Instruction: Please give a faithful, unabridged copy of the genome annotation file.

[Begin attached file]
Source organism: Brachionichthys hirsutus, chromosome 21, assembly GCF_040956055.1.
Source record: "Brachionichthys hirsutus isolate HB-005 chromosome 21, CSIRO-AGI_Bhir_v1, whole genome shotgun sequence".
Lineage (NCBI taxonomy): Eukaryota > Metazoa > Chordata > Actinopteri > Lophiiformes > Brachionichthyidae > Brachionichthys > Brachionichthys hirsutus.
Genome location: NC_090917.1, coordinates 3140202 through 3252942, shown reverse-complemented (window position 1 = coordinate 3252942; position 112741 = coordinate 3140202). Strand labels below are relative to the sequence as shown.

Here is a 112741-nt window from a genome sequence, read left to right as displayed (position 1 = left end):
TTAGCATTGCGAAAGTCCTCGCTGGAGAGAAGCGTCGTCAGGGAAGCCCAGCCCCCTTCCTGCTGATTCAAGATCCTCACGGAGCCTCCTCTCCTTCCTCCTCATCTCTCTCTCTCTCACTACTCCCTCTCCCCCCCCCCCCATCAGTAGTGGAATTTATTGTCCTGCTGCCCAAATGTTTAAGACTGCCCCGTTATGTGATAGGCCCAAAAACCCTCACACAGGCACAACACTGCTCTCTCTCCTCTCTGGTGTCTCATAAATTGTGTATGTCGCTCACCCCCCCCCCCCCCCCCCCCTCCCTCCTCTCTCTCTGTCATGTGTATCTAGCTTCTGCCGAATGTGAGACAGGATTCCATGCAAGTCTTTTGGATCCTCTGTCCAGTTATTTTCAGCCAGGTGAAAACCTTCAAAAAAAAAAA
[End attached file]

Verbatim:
Source organism: Brachionichthys hirsutus, chromosome 21, assembly GCF_040956055.1.
Source record: "Brachionichthys hirsutus isolate HB-005 chromosome 21, CSIRO-AGI_Bhir_v1, whole genome shotgun sequence".
Lineage (NCBI taxonomy): Eukaryota > Metazoa > Chordata > Actinopteri > Lophiiformes > Brachionichthyidae > Brachionichthys > Brachionichthys hirsutus.
Genome location: NC_090917.1, coordinates 3140202 through 3252942, shown reverse-complemented (window position 1 = coordinate 3252942; position 112741 = coordinate 3140202). Strand labels below are relative to the sequence as shown.

Here is a 112741-nt window from a genome sequence, read left to right as displayed (position 1 = left end):
TTAGCATTGCGAAAGTCCTCGCTGGAGAGAAGCGTCGTCAGGGAAGCCCAGCCCCCTTCCTGCTGATTCAAGATCCTCACGGAGCCTCCTCTCCTTCCTCCTCATCTCTCTCTCTCTCACTACTCCCTCTCCCCCCCCCCCCATCAGTAGTGGAATTTATTGTCCTGCTGCCCAAATGTTTAAGACTGCCCCGTTATGTGATAGGCCCAAAAACCCTCACACAGGCACAACACTGCTCTCTCTCCTCTCTGGTGTCTCATAAATTGTGTATGTCGCTCACCCCCCCCCCCCCCCCCCCCTCCCTCCTCTCTCTCTGTCATGTGTATCTAGCTTCTGCCGAATGTGAGACAGGATTCCATGCAAGTCTTTTGGATCCTCTGTCCAGTTATTTTCAGCCAGGTGAAAACCTTCAAAAAAAAAAA